As always there are industries that are more interested in protecting their own economic interests and thwarting sustainability progress. The fossil fuel and plastics production industries are notorious for lobbying against change, citing economic ruin if they’re forced to cut back on production. It’s frustrating because of the tunnel view that excludes the cost to the environment, human health and well-being, and conveniently circumnavigates the reality that the economic cost of continuing with fossil fuels is simply too high. It’s a battle that’s been fought for decades, with the fossil fuel industry usually winning at drowning out the other voices. But their shouting is becoming less effective, other voices are getting louder and there’s a strategic push from multiple angles to transition to cleaner and more sustainable energy resources.

Equally, when it comes to dealing with major challenges such as plastic pollution, there are strong opinions. While these may be rooted in good intentions, they sometimes work at cross purposes. An example of this is plastics trading. It is a growing industry that works to support many recycling projects around the world. Indeed, it’s not a perfect industry, but for the legitimate traders and recyclers, they’re helping industries progress towards a circular economy. Unfortunately, many are of the view that plastics trading should be banned, citing a better solution would be to recycle locally. That would reduce the need for international shipping and the associated carbon emissions. All of these are very valid points. The problem comes in where there isn’t sufficient local recycling capacity. Until that can be achieved, plastics trading needs to be part of the equation.

Why collaboration remains key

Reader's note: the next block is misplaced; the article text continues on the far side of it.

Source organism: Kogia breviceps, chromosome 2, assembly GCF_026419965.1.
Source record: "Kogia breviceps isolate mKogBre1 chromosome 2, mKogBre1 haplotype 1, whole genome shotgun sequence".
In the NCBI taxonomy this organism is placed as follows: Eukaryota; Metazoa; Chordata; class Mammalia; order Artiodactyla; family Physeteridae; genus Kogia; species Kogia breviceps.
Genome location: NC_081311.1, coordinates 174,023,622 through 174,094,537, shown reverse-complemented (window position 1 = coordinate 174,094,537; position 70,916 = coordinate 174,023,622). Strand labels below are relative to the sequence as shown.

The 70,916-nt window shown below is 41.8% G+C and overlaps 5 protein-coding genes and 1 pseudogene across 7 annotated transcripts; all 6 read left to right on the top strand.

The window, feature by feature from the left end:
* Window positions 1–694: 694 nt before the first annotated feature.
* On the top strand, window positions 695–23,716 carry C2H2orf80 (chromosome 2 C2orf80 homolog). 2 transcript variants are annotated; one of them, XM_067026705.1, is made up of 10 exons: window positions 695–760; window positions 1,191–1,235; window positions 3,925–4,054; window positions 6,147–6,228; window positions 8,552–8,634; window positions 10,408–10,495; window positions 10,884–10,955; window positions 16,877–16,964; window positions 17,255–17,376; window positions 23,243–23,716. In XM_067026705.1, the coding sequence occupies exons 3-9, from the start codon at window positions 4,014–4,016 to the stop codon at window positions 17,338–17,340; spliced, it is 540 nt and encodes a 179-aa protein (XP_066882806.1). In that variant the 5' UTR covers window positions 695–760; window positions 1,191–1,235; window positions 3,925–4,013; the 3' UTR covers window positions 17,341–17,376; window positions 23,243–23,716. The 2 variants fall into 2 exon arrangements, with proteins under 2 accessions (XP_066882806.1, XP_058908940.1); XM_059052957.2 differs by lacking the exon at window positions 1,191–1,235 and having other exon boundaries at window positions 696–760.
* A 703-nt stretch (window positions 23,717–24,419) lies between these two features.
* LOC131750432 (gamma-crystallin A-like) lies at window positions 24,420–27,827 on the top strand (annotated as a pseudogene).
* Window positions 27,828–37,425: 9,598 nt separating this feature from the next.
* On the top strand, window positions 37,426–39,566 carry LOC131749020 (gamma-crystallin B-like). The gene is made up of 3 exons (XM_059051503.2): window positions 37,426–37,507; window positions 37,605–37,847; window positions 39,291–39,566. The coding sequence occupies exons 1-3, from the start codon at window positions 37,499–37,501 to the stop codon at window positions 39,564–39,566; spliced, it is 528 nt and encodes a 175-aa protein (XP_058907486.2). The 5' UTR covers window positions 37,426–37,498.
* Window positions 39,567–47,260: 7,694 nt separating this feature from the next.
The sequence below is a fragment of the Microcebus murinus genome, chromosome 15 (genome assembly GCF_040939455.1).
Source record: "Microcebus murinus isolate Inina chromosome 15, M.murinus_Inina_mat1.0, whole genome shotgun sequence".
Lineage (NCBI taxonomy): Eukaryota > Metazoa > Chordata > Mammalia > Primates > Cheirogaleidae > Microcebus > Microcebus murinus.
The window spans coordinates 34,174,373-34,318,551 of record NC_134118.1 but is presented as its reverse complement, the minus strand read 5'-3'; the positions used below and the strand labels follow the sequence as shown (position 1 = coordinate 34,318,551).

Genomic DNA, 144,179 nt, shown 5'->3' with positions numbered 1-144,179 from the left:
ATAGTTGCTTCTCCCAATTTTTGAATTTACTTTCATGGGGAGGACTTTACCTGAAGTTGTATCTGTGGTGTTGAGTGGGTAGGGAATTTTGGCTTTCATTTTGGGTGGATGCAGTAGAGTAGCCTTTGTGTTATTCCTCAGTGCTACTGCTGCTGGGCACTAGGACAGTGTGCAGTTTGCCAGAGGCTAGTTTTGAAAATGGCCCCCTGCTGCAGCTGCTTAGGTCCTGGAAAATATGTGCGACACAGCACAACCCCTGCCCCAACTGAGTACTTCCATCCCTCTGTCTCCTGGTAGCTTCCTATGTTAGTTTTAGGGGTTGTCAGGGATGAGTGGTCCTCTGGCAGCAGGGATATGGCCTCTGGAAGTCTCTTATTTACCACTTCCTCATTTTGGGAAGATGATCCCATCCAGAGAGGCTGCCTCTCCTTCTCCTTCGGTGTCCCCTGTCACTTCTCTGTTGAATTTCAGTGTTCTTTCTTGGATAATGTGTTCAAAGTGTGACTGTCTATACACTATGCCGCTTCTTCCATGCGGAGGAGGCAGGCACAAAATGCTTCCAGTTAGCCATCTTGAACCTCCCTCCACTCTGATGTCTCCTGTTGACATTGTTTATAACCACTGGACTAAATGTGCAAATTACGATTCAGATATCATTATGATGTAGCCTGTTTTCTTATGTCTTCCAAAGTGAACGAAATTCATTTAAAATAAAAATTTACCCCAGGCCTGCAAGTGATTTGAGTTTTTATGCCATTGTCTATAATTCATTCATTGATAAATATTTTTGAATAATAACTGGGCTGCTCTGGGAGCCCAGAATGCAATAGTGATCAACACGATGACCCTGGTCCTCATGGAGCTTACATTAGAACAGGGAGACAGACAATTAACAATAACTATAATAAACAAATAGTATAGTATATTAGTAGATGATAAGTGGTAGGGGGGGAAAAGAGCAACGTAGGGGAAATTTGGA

Two elements that are helping make significant progress towards a circular economy are innovation and investment. Across all industries, from construction to agriculture, technology, manufacturing and finance, companies are recognising they need sustainability expertise inhouse to help drive initiatives. Equally, innovators are finding opportunities to create cross sector supply chains leveraging recycled materials from one industry to create products and materials for another. An example is recycling and compressing fabric into panels used for insulation in construction.

As these channels for collaboration continue to develop, it will help increase the demand and distribution of circular economy products as well as stimulate further innovation. Investors are already recognising the opportunities in these initiatives and are showing increasing interest in making funding available to drive innovation.

Humans may be responsible for the current state of the planet, due to our insatiable appetite for more, but what’s encouraging is that humans are equally capable of finding solutions. The demand for knowledge that’s rooted in environmental and circular economy expertise continues to grow. We’re a long way off from solving global economic and environmental issues, but at least there’s recognition that things need to change. Sustainability isn’t a checkbox for compliance. A circular economy isn’t an idealistic theory. Both are possible, especially as decision makers recognise it’s the best solution for the future of both humanity and the planet.